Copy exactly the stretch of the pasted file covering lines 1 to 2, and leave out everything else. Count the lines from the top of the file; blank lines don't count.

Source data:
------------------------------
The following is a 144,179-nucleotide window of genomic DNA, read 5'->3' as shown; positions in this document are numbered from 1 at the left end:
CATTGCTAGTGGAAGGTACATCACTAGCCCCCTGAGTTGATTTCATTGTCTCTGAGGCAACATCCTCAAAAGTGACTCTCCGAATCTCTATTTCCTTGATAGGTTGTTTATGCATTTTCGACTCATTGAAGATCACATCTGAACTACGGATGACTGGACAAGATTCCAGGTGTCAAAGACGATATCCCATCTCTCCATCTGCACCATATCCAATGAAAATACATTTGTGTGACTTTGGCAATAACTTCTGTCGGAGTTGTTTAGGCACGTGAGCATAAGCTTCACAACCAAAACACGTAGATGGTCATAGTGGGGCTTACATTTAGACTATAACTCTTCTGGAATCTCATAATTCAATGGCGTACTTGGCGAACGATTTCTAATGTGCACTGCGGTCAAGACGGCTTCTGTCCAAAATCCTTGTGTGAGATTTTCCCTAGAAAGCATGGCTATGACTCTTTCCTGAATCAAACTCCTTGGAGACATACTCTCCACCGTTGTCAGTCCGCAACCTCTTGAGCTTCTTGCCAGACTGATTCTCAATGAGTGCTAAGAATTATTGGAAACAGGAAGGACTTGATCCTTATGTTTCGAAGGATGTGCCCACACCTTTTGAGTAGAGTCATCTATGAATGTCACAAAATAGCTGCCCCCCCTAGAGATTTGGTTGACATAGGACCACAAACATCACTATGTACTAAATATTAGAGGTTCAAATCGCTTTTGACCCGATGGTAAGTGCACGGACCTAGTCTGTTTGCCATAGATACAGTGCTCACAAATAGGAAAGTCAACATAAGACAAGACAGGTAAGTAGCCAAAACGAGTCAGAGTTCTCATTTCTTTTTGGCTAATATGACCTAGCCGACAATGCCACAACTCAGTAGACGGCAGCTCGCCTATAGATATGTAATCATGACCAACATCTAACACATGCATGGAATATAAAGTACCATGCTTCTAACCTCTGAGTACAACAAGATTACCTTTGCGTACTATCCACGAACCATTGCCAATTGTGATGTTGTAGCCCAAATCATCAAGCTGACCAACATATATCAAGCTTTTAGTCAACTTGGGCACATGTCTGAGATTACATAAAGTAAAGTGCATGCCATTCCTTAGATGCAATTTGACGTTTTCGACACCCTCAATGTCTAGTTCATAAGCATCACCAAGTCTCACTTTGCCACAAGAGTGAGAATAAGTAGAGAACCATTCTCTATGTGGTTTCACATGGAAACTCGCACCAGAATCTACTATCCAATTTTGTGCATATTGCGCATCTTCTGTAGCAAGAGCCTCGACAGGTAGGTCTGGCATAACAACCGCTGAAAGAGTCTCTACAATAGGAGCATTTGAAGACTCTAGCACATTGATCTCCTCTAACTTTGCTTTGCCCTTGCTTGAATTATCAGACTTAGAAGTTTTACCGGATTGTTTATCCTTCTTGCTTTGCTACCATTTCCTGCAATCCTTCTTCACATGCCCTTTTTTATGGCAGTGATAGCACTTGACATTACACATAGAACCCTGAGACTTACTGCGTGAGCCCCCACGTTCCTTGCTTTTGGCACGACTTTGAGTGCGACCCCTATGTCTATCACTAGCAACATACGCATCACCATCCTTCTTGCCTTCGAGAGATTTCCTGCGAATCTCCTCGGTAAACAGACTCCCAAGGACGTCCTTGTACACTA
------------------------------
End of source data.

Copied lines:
The following is a 144,179-nucleotide window of genomic DNA, read 5'->3' as shown; positions in this document are numbered from 1 at the left end:
CATTGCTAGTGGAAGGTACATCACTAGCCCCCTGAGTTGATTTCATTGTCTCTGAGGCAACATCCTCAAAAGTGACTCTCCGAATCTCTATTTCCTTGATAGGTTGTTTATGCATTTTCGACTCATTGAAGATCACATCTGAACTACGGATGACTGGACAAGATTCCAGGTGTCAAAGACGATATCCCATCTCTCCATCTGCACCATATCCAATGAAAATACATTTGTGTGACTTTGGCAATAACTTCTGTCGGAGTTGTTTAGGCACGTGAGCATAAGCTTCACAACCAAAACACGTAGATGGTCATAGTGGGGCTTACATTTAGACTATAACTCTTCTGGAATCTCATAATTCAATGGCGTACTTGGCGAACGATTTCTAATGTGCACTGCGGTCAAGACGGCTTCTGTCCAAAATCCTTGTGTGAGATTTTCCCTAGAAAGCATGGCTATGACTCTTTCCTGAATCAAACTCCTTGGAGACATACTCTCCACCGTTGTCAGTCCGCAACCTCTTGAGCTTCTTGCCAGACTGATTCTCAATGAGTGCTAAGAATTATTGGAAACAGGAAGGACTTGATCCTTATGTTTCGAAGGATGTGCCCACACCTTTTGAGTAGAGTCATCTATGAATGTCACAAAATAGCTGCCCCCCCTAGAGATTTGGTTGACATAGGACCACAAACATCACTATGTACTAAATATTAGAGGTTCAAATCGCTTTTGACCCGATGGTAAGTGCACGGACCTAGTCTGTTTGCCATAGATACAGTGCTCACAAATAGGAAAGTCAACATAAGACAAGACAGGTAAGTAGCCAAAACGAGTCAGAGTTCTCATTTCTTTTTGGCTAATATGACCTAGCCGACAATGCCACAACTCAGTAGACGGCAGCTCGCCTATAGATATGTAATCATGACCAACATCTAACACATGCATGGAATATAAAGTACCATGCTTCTAACCTCTGAGTACAACAAGATTACCTTTGCGTACTATCCACGAACCATTGCCAATTGTGATGTTGTAGCCCAAATCATCAAGCTGACCAACATATATCAAGCTTTTAGTCAACTTGGGCACATGTCTGAGATTACATAAAGTAAAGTGCATGCCATTCCTTAGATGCAATTTGACGTTTTCGACACCCTCAATGTCTAGTTCATAAGCATCACCAAGTCTCACTTTGCCACAAGAGTGAGAATAAGTAGAGAACCATTCTCTATGTGGTTTCACATGGAAACTCGCACCAGAATCTACTATCCAATTTTGTGCATATTGCGCATCTTCTGTAGCAAGAGCCTCGACAGGTAGGTCTGGCATAACAACCGCTGAAAGAGTCTCTACAATAGGAGCATTTGAAGACTCTAGCACATTGATCTCCTCTAACTTTGCTTTGCCCTTGCTTGAATTATCAGACTTAGAAGTTTTACCGGATTGTTTATCCTTCTTGCTTTGCTACCATTTCCTGCAATCCTTCTTCACATGCCCTTTTTTATGGCAGTGATAGCACTTGACATTACACATAGAACCCTGAGACTTACTGCGTGAGCCCCCACGTTCCTTGCTTTTGGCACGACTTTGAGTGCGACCCCTATGTCTATCACTAGCAACATACGCATCACCATCCTTCTTGCCTTCGAGAGATTTCCTGCGAATCTCCTCGGTAAACAGACTCCCAAGGACGTCCTTGTACACTA